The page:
Portland Spaces published a full page color spread. Then my alumni publication Washington State Magazine (Go Cougs!) sent a reporter and photographer to do a piece. Even Sunset magazine featured the Chicken Sedan on Page ten of the June, 2009 issue.
Karrie Jacobs talked about it on her blog in a couple articles called Architecture for Chickens. The Chicken Sedan was added to the Inspiration Gallery at BobVila.com. Even the San Diego Chicken gave it an endorsement: "You should be very proud of the structure and I'll bet the chickens are laying the best eggs possible, given that kind of friendly hen house... I look forward to seeing the Sedan in the media many times over. You should even be on HGTV!"
It got a lot of attention but not all of it was good. Apparently it ruffled some feathers around town and at least one Portland AIA member threatened to discontinue his membership over this.
One day, I got a call from Doug Benson, Regional Director of the AIA, informing me that this was not the first time an animal abode had been recognized by the Portland AIA. In 1975, landscape architect Michael Parker received an Honor Award for his submission "Miss Molly's Cat House."
Mike was a bit of a notorious figure around Portland in the Sixties and early Seventies. It had been rumored that he would get physical with bureaucrats who got in his way. He competed racing cars and motorcycles on weekends. He was legendary at YGH for having driven his motorcycle up into their Johnson Street studio (the one near the Goose Hollow Inn) during a Christmas party. After dropping his membership in ASLA, the American Society of Landscape Architects, he used the acronym PFLA after his name on letterheads, business cards, and job site signage. (It was three years before someone asked him what PFLA stood for, to which Mike responded, "Portland's Finest Landscape Architect!") And he was responsible for some of the most significant landscape projects in the Northwest including the PSU park blocks, the original entrance to the Portland Airport, and Portland International Raceway.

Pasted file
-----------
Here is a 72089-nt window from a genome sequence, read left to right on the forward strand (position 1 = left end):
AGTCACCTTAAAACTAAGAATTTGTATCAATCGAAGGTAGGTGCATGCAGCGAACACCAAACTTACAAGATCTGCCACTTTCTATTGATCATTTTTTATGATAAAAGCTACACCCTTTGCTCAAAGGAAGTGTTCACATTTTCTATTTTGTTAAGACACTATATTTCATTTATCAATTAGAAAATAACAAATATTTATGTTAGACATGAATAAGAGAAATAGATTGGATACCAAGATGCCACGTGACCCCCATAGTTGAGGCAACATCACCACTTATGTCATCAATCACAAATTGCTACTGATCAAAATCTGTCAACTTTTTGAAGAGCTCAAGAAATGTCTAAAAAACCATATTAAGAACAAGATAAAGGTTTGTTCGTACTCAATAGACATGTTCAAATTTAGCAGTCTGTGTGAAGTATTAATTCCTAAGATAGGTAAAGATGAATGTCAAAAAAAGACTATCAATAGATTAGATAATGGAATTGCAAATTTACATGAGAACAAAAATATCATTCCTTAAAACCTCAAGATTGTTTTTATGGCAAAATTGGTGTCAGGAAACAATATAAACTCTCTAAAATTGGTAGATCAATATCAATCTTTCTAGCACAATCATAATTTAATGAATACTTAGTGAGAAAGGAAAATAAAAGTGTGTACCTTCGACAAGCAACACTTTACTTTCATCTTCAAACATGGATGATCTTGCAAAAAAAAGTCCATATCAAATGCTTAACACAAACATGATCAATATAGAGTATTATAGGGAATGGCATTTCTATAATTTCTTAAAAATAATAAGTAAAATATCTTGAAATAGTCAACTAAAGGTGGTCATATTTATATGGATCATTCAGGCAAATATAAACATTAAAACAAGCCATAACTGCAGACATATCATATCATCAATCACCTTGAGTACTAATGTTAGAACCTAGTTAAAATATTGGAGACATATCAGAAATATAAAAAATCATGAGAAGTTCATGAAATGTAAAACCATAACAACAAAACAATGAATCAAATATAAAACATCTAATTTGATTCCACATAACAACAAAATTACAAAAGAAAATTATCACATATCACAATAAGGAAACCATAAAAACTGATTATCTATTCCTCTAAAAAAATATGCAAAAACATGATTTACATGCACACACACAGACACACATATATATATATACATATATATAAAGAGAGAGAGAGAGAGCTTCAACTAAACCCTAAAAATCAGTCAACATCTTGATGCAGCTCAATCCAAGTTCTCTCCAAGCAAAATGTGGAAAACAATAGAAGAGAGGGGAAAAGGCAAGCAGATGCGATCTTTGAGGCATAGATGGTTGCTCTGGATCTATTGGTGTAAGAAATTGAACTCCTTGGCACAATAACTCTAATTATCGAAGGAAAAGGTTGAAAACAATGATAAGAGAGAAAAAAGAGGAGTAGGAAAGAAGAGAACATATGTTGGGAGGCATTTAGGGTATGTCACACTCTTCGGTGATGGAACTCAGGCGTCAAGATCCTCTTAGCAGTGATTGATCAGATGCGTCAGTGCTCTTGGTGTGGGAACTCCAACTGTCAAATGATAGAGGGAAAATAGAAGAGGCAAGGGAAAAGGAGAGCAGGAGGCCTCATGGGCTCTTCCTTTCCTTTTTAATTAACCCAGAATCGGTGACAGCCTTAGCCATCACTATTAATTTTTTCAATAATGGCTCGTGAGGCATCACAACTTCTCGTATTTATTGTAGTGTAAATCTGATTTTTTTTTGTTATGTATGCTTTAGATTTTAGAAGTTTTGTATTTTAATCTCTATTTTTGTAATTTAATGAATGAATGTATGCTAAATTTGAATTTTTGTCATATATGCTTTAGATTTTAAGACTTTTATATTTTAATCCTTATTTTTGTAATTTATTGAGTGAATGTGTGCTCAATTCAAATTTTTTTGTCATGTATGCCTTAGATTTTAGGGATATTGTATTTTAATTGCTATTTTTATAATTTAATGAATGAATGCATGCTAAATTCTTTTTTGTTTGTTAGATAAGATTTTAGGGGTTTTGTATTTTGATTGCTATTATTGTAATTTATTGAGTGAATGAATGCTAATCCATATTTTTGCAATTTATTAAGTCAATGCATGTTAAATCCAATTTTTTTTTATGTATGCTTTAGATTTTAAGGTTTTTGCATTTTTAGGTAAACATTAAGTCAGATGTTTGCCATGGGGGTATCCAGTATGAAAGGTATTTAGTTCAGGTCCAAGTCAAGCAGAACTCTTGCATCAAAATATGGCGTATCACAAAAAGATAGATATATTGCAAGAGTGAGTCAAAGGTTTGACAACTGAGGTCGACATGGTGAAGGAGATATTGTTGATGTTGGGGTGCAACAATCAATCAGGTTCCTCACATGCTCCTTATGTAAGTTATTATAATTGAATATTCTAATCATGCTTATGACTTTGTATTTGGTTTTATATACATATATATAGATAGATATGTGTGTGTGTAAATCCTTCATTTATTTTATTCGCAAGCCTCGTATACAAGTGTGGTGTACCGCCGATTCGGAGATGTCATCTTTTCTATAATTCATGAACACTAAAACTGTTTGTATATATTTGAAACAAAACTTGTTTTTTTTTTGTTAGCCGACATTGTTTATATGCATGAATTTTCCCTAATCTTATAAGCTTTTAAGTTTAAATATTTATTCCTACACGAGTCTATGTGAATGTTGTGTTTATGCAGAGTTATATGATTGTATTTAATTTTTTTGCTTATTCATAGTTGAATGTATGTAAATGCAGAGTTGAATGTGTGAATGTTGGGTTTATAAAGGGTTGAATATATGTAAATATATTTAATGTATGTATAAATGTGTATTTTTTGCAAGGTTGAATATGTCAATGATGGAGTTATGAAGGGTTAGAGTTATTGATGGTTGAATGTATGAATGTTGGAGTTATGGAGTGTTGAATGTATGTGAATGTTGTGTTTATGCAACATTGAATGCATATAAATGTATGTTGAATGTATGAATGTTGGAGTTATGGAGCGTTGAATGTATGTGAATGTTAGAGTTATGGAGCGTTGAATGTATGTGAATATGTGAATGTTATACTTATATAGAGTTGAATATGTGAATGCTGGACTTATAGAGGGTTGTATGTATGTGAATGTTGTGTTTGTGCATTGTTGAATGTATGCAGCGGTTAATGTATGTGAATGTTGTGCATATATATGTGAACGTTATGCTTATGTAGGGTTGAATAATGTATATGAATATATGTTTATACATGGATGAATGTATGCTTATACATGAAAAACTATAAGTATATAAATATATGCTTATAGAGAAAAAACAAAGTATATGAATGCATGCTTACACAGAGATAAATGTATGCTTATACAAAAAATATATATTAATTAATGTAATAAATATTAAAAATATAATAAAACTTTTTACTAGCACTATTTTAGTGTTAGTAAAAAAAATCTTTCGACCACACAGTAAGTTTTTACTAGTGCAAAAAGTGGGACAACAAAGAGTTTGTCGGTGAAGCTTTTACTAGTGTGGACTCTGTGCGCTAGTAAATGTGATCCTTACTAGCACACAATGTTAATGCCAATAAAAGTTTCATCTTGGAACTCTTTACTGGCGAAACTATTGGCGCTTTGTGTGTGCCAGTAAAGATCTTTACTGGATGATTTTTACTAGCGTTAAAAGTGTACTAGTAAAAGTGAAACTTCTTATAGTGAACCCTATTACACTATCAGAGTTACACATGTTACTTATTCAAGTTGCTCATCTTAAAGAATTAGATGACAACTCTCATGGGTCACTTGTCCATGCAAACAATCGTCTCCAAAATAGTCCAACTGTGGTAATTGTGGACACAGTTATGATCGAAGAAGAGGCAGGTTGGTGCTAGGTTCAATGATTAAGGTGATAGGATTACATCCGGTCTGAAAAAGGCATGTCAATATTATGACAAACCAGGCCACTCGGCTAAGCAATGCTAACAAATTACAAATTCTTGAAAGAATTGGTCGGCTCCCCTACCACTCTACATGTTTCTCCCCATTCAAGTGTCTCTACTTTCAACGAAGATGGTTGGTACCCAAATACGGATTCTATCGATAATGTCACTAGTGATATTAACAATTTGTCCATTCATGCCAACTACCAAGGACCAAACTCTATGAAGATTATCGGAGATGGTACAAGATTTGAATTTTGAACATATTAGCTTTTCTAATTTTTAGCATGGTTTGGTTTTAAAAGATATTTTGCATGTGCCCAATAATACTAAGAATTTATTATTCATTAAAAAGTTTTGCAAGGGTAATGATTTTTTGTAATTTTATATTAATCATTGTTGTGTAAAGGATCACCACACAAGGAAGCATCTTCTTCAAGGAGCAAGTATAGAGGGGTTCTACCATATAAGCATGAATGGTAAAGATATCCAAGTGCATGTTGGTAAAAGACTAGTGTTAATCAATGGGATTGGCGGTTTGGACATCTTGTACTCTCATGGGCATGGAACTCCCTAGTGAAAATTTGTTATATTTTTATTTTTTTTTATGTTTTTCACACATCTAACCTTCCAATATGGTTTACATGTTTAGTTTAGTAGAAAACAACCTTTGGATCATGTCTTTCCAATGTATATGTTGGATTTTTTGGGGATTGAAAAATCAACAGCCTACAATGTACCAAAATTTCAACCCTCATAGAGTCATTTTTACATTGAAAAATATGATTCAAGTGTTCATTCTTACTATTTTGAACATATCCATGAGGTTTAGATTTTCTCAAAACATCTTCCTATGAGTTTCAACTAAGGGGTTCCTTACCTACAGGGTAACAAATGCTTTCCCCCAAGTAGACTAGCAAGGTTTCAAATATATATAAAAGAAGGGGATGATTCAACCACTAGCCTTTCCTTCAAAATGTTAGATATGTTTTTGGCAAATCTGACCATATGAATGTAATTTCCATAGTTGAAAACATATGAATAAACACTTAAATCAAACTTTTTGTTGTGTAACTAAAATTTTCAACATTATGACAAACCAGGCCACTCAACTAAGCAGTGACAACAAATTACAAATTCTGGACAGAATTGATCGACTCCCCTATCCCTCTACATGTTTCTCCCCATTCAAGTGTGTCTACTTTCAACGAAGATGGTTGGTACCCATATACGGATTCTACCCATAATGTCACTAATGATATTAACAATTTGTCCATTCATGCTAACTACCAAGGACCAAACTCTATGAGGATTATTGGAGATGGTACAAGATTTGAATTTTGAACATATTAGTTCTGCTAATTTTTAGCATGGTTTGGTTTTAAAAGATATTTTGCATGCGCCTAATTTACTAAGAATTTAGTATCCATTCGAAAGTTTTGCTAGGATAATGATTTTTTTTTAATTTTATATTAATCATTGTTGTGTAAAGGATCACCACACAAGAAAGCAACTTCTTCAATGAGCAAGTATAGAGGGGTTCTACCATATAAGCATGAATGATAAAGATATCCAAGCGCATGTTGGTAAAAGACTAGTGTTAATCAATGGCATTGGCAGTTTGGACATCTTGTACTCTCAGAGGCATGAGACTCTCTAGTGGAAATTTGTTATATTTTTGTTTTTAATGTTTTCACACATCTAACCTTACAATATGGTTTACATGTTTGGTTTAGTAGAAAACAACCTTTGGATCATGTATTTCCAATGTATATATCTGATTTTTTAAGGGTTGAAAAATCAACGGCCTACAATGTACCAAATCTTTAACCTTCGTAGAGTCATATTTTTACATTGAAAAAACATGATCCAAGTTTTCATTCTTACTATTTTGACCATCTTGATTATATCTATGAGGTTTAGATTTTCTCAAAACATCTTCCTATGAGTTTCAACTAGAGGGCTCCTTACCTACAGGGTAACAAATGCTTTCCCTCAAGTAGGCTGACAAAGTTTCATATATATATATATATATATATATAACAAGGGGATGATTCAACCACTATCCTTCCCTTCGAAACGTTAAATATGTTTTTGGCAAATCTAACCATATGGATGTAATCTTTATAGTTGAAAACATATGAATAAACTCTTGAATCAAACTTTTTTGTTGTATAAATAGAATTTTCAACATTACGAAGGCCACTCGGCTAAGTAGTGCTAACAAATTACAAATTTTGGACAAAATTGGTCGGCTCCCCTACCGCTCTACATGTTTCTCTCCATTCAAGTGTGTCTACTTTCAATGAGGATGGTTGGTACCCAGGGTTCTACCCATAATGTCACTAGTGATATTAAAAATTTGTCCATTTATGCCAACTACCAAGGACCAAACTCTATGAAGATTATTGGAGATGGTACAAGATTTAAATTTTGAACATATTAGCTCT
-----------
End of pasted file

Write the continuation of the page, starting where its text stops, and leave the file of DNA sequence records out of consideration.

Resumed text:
Doug still had the original program from 1975 AIA Awards and we met for lunch to take a look. The juror who had selected the cat house for its award was Dave Scott, the Director of the School of Architecture at WSU. Dave was still the thesis professor when I attended WSU. Small world.
I really wanted to get in touch with Mike Parker so I asked around trying to find out what had happened to him. This got all kinds of responses. "He's dead." "He's an airplane pilot." "He races motorcycles on the national circuit." "He became an environmental activist." "He's an aerial photographer." "He drives a bus in Astoria."
Then one afternoon, I got a phone call from Godfrey Humming, the national president of AIA. He was very upset, said he had heard about my submission and award from the Portland AIA, and demanded to know what made me think that it was acceptable to submit an chicken coop to the AIA. But I knew better. My caller ID said "Michael Parker."
As it turned out, all the rumors about Mike were true and a chicken coop started a friendship between a seventy-six year old retired landscape architect and a forty-year-old kid. But that's another story altogether...